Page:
Neoclassical Sculpture – Greek/Roman Style Art: The Evolution

Cupid and Psyche; by Antonio Canova; 1794; plaster; overall: 134.6 × 151.1 × 81.3 cm; Metropolitan Museum of Art (New York City)


Neoclassicism was a Western cultural movement in the visual and decorative arts, music, theatre, literature, and design that drew inspiration from classical antiquity’s art and culture. Neoclassicism started in Rome largely thanks to Johann Joachim Winckelmann’s writing at the time of the rediscovery of Herculaneum and Pompeii. Still, its reputation spread all over Europe as different batches of European art completed finished their Grand Tour and came from Italy to their home nations with newly rediscovered Greco-Roman ideals. The central Neoclassical movement coincided with the 18th-century Age of Enlightenment and extended into the early 19th century, laterally competing with Romanticism.


If Neoclassical painting experienced a lack of ancient models, Neoclassical sculpture tended to experience an excess of them. However, examples of original Greek sculpture of the “classical period” starting in about 500 BCE were then very few highly regarded works were predominantly Roman copies. The principal Neoclassical sculptors savored significant reputations in their own day but are now less regarded, except Jean-Antoine Houdon, whose work was principally portraits, very often as busts, which do not surrender a strong impression of the sitter’s personality to philosophy. His signature style became more classical as his lengthy career continued and represented relatively smooth progress from Rococo appeal to classical dignity. Unlike some other weird Neoclassical sculptors, he did not surprisingly insist on his servants wearing a Roman dress or naked. He represented most of the notable figures of the Enlightenment and traveled to America to assemble a statue of George Washington, as well as busts of Ben Franklin, Thomas Jefferson, and other founders of the new land.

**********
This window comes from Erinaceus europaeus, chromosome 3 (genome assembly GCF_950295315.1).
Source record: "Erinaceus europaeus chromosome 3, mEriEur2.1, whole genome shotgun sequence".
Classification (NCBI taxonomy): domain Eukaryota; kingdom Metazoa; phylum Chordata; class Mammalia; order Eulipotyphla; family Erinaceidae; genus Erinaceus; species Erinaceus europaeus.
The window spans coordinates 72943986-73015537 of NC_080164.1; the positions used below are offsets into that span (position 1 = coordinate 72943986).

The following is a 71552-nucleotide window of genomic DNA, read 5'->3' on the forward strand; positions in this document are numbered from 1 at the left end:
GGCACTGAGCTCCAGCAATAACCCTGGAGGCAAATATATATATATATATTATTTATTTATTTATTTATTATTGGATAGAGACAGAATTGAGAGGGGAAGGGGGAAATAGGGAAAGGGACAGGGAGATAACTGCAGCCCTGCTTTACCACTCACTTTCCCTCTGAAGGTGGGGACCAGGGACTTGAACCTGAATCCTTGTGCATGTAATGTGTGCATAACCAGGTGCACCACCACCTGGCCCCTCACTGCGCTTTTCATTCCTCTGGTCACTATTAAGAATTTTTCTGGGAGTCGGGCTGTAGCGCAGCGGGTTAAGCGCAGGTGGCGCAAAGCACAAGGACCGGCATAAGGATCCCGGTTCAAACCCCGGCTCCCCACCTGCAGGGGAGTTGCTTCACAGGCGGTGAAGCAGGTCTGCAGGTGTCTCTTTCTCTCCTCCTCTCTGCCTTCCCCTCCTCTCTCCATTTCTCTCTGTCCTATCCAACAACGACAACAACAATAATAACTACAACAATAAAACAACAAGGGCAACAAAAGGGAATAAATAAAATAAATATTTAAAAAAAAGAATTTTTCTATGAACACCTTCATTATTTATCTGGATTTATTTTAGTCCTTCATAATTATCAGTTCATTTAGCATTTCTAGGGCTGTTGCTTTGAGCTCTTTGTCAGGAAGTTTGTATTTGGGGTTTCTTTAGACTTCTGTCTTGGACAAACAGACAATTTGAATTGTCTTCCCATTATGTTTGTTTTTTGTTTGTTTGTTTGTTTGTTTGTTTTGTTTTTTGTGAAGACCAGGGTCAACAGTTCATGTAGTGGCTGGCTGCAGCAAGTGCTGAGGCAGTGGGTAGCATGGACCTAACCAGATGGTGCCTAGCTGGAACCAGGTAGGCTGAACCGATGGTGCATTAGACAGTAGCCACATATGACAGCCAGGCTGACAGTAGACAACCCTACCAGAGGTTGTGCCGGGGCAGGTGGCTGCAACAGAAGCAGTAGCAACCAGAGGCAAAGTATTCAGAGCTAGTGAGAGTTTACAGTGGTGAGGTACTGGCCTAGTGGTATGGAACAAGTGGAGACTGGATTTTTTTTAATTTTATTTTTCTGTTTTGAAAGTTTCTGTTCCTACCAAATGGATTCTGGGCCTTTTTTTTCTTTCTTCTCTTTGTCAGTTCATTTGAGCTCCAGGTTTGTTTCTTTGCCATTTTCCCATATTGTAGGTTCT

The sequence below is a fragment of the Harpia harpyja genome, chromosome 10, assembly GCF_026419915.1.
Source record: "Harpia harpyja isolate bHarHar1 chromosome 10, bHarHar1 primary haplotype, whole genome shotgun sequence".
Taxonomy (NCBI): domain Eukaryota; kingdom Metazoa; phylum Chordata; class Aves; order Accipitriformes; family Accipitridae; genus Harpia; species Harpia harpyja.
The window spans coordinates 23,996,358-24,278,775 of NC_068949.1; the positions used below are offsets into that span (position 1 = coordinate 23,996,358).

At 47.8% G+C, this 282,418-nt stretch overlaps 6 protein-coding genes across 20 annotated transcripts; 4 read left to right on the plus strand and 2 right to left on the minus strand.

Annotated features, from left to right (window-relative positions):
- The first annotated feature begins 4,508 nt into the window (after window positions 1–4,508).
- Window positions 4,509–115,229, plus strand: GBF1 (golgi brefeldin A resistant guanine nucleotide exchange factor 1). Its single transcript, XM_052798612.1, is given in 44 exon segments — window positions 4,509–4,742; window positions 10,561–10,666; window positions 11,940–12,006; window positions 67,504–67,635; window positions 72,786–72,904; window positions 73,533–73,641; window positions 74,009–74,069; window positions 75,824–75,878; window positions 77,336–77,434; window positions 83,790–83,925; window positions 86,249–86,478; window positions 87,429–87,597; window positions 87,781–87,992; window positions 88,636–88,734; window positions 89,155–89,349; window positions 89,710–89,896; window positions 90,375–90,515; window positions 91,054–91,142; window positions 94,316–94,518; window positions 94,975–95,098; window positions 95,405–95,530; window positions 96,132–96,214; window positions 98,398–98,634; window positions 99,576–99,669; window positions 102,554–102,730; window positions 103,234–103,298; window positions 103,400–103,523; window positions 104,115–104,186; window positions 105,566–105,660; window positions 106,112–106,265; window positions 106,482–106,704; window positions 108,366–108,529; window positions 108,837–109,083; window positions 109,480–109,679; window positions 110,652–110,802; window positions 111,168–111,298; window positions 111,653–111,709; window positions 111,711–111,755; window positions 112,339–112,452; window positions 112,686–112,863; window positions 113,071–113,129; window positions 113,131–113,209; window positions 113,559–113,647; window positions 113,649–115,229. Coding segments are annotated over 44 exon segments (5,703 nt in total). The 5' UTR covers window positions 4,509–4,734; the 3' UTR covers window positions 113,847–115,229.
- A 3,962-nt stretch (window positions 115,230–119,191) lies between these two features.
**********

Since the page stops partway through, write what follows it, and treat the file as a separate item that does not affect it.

The Dane Bertel Thorvaldsen and Antonio Canova were both based in Rome, and as well as pictures produced many formidable life-size figures and groups; both described the heavily idealizing tendency in Neoclassical sculpture. Canova has a grace and lightness, where Thorvaldsen is more rigid; the difference is represented in their respective groups of the Three Graces. All these, and Flaxman, were still operating in the 1820s CE. Romanticism was slow to influence sculpture, where Neoclassicism’s versions remained the prevailing style for most of the 19th century CE.

An old Neoclassicist in sculpture was the popular Swede Johan Tobias Sergel. John Flaxman was also, or essentially, a sculptor, primarily producing seriously classical reliefs comparable in style to his prints; he also modeled and designed Neoclassical ceramics for Josiah Wedgwood for many years. Johann Gottfried Schadow and his boy Rudolph, one of the few Neoclassical artists to die young, were the chief German artists, with Franz Anton von Zauner from Austria. The late Baroque Austrian modeler Franz Xaver Messerschmidt moved to Neoclassicism in mid-career, shortly before he seems to have suffered some mental crisis, after which he retired to the farm and devoted himself to the highly distinctive “character heads” of bald figures pulling exaggerated facial expressions.

Like Piranesi’s Carceri, these fancied an excellent service of interest during the age of psychoanalysis in the early 20th century CE. The Dutch Neoclassical carver Mathieu Kessels studied with Thorvaldsen and worked almost solely in Rome.

Since before the 1830s CE, the United States did not have a carving tradition of its own, save in the areas of weathervanes, tombstones, and ship figureheads, the European Neoclassical manner was fostered there, and it was to hold sway for decades and is illustrated in the sculptures of Harriet Hosmer, Horatio Greenough, Randolph Rogers, Hiram Powers, and William Rinehart.

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